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Ukrainian opera singer launches Refugee Festival Scotland in Glasgow

Ukrainian opera singer whose dad is still in the war-torn country helped kick off Refugee Festival Scotland in Glasgow today.

Oksana Mavrodii, a soprano singer who is also Deputy Conductor of the Glasgow Male Philharmonic Choir, is among the performers taking part in the event, which runs from June 17 to 26.

Oksana has organised fundraising concerts to support people affected by the war in her home country. She is working with the Scottish Refugee Council and communities in Scotland to help welcome refugees fleeing the conflict in Ukraine.

She said: “When I heard about Refugee Festival Scotland, I wanted to get involved. During the hard times, it’s important to stand up and use your voice. Being a musician, music is the best way for me to do that and the festival is a really great platform.

“Being a refugee or asylum seeker can be perceived negatively but we should not treat refugees as a burden. Just because someone is a refugee, it doesn’t mean that they don’t have skills to bring. People are often highly skilled and highly educated and they could make a really valuable contribution to society.”

Oksana added: “I’ve worked with a lot of children who have come to Scotland as refugees from Syria and other places. Now many Ukrainians have become part of the refugee community. My mum is here with me but my dad and all the rest of my family are still in Ukraine. It’s surreal. I don’t think anyone expects to find themselves in that situation. The response from people in Scotland has been amazing though. You don’t need to ask twice. It’s been positively overwhelming.”

In a year which has seen a record 100 million people forced from their homes by conflict, Refugee Festival Scotland aims to bring together people from different backgrounds and highlight the many ways refugees contribute to life here in Glasgow and around the country.

More than 100 events will take place across Scotland, including contributions from artists and performers who came here seeking refugee protection and the communities that have welcomed them.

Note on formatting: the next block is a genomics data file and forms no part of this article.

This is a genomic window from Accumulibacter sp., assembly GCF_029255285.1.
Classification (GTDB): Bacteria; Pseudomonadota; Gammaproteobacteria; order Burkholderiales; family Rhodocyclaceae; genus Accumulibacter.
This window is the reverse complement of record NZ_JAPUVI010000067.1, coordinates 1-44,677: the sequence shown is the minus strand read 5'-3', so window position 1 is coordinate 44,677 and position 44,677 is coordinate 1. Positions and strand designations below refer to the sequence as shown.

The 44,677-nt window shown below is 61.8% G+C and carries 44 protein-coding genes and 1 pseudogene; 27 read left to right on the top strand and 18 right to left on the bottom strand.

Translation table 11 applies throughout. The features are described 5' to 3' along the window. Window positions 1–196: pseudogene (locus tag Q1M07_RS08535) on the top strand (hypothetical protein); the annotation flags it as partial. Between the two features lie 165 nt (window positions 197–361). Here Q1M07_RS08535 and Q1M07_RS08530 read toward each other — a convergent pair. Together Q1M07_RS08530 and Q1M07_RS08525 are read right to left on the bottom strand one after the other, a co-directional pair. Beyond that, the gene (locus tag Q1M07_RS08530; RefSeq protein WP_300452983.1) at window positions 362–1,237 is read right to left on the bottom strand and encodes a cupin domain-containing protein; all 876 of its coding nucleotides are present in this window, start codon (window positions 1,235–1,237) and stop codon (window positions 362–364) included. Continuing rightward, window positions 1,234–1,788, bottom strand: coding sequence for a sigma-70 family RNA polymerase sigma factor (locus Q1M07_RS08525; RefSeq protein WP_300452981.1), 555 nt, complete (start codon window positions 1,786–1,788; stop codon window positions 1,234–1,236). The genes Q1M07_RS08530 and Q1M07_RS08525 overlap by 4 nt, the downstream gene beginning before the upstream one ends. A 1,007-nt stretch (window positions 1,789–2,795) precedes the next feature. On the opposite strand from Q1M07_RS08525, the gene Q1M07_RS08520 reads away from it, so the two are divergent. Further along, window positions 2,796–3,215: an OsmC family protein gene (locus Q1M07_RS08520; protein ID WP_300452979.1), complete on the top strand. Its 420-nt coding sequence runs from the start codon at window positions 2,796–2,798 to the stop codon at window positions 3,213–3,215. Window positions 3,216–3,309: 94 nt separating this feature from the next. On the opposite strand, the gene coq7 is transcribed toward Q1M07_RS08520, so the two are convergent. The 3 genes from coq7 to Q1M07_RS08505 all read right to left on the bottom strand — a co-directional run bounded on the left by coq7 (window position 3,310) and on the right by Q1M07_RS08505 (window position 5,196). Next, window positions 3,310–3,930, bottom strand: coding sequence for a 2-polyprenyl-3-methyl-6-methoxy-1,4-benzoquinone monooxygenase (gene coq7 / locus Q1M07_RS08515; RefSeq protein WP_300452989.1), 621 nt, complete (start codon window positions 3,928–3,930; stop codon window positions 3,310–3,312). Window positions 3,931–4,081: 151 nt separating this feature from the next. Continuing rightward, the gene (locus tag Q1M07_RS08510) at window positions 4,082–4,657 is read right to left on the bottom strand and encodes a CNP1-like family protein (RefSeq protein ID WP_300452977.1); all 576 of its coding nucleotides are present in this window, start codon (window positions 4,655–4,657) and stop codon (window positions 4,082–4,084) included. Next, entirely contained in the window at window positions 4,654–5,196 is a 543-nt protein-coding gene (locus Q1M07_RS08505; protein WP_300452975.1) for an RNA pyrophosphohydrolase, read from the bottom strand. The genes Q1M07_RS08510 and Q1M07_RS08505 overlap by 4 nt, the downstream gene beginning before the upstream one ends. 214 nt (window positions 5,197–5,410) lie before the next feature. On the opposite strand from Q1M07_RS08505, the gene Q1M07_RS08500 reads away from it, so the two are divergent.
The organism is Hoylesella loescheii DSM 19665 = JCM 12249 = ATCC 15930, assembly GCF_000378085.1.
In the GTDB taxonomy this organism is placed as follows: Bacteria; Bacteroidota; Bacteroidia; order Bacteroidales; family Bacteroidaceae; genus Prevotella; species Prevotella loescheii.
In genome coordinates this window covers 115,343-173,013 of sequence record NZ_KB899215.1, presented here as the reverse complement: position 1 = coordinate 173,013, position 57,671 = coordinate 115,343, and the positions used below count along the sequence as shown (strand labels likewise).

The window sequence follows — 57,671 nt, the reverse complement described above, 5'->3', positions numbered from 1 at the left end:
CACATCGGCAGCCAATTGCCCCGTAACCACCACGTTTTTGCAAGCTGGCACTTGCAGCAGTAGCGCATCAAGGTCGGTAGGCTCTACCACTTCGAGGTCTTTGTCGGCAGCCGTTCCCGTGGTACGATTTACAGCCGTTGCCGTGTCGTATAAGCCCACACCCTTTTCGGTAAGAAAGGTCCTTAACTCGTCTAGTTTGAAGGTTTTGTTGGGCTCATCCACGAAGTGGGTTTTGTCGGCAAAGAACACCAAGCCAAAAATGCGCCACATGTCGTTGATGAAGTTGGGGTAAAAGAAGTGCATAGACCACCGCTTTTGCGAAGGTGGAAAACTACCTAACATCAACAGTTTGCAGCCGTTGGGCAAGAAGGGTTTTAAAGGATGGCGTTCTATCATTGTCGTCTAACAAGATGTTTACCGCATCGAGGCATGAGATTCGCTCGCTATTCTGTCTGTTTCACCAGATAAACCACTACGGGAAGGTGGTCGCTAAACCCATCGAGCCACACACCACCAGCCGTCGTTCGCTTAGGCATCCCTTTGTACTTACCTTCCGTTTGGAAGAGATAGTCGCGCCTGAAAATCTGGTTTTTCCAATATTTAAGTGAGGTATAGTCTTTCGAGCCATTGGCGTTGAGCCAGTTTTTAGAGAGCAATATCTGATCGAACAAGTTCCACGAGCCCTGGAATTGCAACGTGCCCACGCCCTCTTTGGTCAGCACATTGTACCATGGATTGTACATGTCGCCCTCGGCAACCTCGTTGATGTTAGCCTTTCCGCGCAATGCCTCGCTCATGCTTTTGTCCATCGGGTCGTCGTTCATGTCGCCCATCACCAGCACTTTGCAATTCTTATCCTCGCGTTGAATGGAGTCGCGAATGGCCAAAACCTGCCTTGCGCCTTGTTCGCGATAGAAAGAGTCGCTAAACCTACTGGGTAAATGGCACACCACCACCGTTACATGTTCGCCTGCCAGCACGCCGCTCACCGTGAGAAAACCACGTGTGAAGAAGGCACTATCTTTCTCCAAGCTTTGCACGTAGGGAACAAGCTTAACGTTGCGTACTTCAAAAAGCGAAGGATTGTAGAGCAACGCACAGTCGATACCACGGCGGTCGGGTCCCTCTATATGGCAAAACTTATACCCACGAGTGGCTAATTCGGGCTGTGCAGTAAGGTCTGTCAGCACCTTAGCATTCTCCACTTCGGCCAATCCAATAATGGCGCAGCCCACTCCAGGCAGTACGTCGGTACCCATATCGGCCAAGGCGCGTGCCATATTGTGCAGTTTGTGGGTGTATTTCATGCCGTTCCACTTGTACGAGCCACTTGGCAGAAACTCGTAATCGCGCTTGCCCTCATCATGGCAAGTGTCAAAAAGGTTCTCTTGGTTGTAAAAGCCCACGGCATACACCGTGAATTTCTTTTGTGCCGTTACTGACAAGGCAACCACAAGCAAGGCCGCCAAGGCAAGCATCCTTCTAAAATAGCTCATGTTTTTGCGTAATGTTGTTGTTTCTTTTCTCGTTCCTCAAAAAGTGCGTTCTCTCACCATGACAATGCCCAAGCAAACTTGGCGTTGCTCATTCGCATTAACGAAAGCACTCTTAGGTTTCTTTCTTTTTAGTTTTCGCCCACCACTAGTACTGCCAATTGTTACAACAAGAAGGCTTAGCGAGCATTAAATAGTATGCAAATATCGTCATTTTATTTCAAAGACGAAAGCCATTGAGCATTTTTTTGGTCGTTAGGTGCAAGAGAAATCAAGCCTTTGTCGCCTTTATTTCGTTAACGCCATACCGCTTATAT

Oksana will be performing at a special Refugee Festival Scotland event alongside concert pianist Iryna Melnychenko, who recently arrived in Glasgow from the Ukrainian capital Kyiv. The pair will be joined by Trainspotting sequel T2 actor, Thierry Mabonga.

Thierry said: “I’m really happy that Refugee Festival Scotland exists. It’s very important that there’s a space for people to share stories that might not otherwise get told. There’s more to a human being than trauma. We need to see the joys as well as the grief and the conflicts and the challenges of someone’s situation. I think that’s what keeps us alive. We long for stories that make us laugh and smile as well as make us cry.”

Thierry came to Scotland when he was just eight years old after fleeing the war-torn Democratic Republic of Congo with his family.

He added: “I arrived not speaking a word of English, so I can understand the struggles of having to move country and start again. You’re not in control of where you come from, but you are in control of how you respond to that. Being part of two cultures can be complex but it’s made me the person I am today.”

Refugee Festival Scotland events include music and dance, history trails and nature walks, plus art exhibitions, cookery demonstrations, football tournaments and family-friendly picnics.

Scottish Refugee Council Chief Executive, Sabir Zazai said: “Refugee Festival Scotland is an opportunity to celebrate the positive difference refugees make to our communities.

“This has been a year of terrible stories. War in Ukraine, unrest in Afghanistan, families stranded and separated by bureaucracy, Rwandan detention centres and people left with no option but to risk their lives on dangerous journeys in a desperate bid to reach a place of safety.

“But there are other, happier stories, and these are the ones that Refugee Festival Scotland aims to tell – stories of friendship, resilience, hope and new beginnings.”

Refugee Festival Scotland is produced by Scottish Refugee Council. Details of the 2022 festival programme are available at refugeefestivalscotland.co.uk


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Scottish Culture